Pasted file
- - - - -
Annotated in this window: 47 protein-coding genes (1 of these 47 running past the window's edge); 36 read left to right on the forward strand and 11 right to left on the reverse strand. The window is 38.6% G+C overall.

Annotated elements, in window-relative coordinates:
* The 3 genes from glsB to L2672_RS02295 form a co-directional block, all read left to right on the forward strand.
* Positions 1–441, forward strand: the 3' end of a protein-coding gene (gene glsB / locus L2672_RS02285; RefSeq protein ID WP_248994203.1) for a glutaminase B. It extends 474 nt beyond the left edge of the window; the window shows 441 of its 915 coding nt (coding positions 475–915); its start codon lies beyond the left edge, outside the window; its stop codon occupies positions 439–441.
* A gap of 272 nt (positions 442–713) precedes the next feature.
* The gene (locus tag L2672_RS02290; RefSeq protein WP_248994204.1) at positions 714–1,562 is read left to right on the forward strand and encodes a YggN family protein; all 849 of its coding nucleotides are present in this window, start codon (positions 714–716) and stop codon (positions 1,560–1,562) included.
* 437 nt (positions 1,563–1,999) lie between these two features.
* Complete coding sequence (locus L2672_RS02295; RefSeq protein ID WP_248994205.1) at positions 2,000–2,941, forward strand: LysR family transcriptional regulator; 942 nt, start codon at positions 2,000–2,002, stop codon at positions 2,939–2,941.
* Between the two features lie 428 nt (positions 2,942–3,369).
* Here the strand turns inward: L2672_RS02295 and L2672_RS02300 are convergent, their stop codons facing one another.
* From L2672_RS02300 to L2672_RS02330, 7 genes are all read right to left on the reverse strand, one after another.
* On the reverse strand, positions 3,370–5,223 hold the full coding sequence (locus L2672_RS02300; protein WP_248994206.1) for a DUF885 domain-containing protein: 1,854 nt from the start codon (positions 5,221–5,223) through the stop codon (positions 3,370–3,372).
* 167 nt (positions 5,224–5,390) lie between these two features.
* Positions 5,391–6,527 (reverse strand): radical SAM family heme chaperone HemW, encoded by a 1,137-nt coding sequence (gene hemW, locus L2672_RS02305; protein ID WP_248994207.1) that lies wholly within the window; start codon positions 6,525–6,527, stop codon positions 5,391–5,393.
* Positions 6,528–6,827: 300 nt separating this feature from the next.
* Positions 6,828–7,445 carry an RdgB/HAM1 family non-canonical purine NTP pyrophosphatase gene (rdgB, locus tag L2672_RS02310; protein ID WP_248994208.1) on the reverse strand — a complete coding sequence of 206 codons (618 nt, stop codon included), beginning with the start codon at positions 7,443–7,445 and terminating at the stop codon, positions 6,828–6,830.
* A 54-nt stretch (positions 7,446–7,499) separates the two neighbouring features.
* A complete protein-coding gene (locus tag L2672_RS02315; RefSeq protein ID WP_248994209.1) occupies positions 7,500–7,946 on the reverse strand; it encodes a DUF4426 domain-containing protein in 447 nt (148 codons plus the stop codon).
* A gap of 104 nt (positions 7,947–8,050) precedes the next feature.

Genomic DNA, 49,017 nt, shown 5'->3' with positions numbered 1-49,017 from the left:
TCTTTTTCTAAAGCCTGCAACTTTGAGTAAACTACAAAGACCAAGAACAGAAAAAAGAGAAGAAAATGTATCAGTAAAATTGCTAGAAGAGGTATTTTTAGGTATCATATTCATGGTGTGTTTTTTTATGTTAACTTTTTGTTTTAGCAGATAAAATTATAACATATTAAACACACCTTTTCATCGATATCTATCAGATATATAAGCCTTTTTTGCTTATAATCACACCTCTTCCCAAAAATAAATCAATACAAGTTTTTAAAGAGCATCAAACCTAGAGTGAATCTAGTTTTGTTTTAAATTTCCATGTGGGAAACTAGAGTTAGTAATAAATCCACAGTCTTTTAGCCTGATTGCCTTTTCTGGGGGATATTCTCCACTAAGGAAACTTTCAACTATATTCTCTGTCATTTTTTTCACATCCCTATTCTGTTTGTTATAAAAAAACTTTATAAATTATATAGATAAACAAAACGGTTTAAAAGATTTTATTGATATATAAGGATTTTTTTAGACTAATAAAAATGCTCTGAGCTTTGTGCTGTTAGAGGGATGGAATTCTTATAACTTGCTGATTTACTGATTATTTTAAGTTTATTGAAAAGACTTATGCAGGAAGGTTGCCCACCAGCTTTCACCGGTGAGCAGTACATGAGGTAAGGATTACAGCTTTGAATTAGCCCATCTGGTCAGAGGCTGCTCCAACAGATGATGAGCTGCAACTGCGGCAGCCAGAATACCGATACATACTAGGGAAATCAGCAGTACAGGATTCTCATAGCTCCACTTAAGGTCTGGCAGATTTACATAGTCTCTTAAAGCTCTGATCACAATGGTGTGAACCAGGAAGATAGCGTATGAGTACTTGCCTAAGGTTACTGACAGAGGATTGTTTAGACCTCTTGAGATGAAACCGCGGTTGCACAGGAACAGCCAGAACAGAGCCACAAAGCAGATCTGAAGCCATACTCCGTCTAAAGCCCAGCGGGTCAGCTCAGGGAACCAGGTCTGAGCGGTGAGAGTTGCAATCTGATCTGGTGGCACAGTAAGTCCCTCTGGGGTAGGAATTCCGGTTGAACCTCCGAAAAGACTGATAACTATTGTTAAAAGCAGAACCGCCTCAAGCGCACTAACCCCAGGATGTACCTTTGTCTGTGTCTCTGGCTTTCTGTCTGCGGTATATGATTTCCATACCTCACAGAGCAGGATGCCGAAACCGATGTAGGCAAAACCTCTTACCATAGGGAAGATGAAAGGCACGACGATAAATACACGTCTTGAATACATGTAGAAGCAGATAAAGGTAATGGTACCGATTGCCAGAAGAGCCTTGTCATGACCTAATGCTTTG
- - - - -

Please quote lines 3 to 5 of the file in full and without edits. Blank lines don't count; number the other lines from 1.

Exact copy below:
* The 3 genes from glsB to L2672_RS02295 form a co-directional block, all read left to right on the forward strand.
* Positions 1–441, forward strand: the 3' end of a protein-coding gene (gene glsB / locus L2672_RS02285; RefSeq protein ID WP_248994203.1) for a glutaminase B. It extends 474 nt beyond the left edge of the window; the window shows 441 of its 915 coding nt (coding positions 475–915); its start codon lies beyond the left edge, outside the window; its stop codon occupies positions 439–441.
* A gap of 272 nt (positions 442–713) precedes the next feature.